As our own Bobby Ross Jr. noted, this was the not-so-subtle message of that exchange on ABC News the other day between President Trump and David Muir. I am referring to this passage, of course, which opens with a reference to the Women's March on Washington, D.C.
"I couldn’t hear them, but the crowds were large," Trump responded. "You’re gonna have a large crowd on Friday, too, which is mostly pro-life people. You’re gonna have a lot of people coming on Friday, and I will say this, and I didn’t realize this, but I was told, you will have a very large crowd of people. I don’t know -- as large or larger -- some people say it’s gonna be larger. Pro-life people. And they say the press doesn’t cover them."
Ross was, in my opinion, being oh so kind (as he often is). The actual exchange appears to have gone something like this.
MUIR: ... Let me just ask you while we’re standing outside, could you hear the voices from the Women’s March here in Washington? We know there were more than a million people who turned out, and you are their president now too.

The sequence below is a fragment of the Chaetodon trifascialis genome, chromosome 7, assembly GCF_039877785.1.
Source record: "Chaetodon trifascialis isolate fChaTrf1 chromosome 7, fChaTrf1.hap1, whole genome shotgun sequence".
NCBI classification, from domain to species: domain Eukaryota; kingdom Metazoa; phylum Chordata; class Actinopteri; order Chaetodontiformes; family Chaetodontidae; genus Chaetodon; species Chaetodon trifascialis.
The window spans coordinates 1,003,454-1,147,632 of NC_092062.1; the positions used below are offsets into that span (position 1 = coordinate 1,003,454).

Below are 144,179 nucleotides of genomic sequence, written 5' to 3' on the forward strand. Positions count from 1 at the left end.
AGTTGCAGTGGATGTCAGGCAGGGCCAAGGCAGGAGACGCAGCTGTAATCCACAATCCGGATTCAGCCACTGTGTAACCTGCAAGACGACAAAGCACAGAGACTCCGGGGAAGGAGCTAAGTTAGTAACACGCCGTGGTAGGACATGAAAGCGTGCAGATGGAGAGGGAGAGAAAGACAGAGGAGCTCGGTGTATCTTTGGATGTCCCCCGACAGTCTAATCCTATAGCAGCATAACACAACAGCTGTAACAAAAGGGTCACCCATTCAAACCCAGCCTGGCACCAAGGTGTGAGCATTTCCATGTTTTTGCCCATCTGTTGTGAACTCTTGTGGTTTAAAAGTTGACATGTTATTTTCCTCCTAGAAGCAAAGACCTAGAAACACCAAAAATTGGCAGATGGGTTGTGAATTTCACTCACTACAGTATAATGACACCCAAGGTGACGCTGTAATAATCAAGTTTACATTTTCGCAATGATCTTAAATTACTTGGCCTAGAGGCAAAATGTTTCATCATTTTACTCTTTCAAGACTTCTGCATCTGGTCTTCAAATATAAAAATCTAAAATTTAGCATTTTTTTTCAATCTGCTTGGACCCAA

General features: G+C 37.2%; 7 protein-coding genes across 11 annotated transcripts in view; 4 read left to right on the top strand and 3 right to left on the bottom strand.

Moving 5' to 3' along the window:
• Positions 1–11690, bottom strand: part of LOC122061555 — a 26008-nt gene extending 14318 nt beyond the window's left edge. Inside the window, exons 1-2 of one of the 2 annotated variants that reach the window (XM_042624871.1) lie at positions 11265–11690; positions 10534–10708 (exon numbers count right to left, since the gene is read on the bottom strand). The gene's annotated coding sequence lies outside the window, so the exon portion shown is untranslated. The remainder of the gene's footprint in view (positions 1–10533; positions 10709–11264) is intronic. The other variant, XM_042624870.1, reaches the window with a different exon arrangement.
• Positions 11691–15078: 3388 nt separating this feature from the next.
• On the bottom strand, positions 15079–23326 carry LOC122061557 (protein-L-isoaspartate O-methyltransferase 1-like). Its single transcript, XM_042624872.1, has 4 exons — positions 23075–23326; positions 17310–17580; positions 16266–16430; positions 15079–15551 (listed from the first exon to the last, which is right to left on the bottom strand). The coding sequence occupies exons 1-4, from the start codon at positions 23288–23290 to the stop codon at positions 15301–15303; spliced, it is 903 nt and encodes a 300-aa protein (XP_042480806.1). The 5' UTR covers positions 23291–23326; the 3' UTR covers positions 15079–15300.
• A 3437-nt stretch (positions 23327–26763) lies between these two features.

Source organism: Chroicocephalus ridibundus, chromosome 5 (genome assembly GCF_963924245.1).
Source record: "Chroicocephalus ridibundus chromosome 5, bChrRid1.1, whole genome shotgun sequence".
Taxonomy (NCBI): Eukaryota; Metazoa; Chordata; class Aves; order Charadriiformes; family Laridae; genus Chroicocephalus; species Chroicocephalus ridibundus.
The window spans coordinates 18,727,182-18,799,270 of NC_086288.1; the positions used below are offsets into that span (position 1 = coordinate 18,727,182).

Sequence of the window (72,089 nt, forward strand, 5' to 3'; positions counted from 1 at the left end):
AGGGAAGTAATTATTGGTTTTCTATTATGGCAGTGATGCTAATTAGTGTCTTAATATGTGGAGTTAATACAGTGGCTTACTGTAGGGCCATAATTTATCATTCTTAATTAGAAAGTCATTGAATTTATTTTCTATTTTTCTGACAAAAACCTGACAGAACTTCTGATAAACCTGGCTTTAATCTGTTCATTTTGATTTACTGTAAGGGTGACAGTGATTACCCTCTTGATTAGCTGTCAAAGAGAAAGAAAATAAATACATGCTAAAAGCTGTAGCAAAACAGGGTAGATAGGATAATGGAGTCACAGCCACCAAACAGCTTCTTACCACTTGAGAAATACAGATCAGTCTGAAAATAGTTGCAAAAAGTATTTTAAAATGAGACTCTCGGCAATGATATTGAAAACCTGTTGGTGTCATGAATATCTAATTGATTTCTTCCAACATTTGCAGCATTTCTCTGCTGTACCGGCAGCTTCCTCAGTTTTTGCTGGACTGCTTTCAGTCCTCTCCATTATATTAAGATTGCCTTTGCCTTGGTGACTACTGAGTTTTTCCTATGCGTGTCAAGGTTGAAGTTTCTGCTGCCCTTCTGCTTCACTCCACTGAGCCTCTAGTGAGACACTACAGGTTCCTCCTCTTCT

TRUMP: That’s true.
MUIR: Could you hear them from the White House?
TRUMP: No, I couldn’t hear them. The crowds were large, but you will have a large crowd on Friday, too, which is mostly pro-life people. You’re going to have a lot of people coming on Friday. And I will say this, and I didn’t realize this. But I was told. You will have a very large crowd of people. I don’t know as large or larger. Some people said it will be larger. Pro-life people and they say the press doesn’t cover them.
MUIR: I don’t want to compare crowd sizes again. I - I -- I --
TRUMP: No, you should -- But let me just tell you. What you do say is that the press doesn’t cover them?
Muir ignores the subject being raised and returns to his previous line of thinking.
Did he hear what Trump said? Did he hear the question?
Oh, and one more thing: Why is this section of the interview missing from the official ABC News transcript and, I would assume, the archives? Ditto for this dissection by The Washington Post. Am I missing something here? And is there something missing from the "full" interview footage that is posted online?
Oh my, yet again.
I may have to watch ABC News tonight.
Maybe. I stopped watching that news broadcast years ago, after they killed their newsroom slot dedicated to the coverage of religion news.